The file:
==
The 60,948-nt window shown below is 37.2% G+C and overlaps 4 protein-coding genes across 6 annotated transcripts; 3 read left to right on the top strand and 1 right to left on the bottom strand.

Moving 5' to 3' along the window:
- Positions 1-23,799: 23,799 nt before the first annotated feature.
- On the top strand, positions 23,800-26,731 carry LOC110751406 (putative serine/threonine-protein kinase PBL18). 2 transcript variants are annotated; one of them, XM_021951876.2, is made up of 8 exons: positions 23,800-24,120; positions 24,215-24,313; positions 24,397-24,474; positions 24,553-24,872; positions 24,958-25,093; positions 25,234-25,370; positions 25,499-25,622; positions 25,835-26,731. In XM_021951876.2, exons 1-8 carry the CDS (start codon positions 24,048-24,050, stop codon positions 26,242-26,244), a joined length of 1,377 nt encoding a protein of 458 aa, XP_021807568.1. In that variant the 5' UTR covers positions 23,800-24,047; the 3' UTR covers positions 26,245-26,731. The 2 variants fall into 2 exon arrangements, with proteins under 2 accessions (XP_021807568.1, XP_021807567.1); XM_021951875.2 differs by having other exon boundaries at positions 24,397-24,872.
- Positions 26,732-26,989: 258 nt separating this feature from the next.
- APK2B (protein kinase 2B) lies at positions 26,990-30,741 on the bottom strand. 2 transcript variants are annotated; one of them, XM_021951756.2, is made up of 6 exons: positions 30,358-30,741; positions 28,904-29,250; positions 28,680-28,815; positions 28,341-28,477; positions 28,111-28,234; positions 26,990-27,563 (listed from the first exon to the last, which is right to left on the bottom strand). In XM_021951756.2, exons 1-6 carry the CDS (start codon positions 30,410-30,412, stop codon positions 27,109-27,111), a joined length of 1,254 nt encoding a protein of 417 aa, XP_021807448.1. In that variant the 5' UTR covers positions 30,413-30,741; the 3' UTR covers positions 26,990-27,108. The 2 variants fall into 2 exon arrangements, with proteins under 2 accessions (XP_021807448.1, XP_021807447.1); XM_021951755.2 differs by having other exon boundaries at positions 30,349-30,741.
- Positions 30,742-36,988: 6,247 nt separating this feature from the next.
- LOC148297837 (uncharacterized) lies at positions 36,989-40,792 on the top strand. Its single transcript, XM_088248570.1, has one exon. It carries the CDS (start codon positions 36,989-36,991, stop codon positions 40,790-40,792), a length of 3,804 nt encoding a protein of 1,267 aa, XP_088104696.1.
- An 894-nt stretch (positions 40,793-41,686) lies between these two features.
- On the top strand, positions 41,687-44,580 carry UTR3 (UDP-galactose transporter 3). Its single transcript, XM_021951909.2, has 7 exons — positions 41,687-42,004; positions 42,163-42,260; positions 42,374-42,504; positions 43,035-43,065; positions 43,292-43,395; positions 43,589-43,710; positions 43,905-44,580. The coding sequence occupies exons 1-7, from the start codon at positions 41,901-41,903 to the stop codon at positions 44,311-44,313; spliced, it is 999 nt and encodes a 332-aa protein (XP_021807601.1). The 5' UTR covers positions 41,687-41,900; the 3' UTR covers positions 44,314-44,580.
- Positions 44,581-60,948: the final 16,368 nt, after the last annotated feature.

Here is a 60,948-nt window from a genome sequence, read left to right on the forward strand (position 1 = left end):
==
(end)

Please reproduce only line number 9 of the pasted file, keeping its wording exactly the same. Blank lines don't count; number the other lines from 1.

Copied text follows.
- An 894-nt stretch (positions 40,793-41,686) lies between these two features.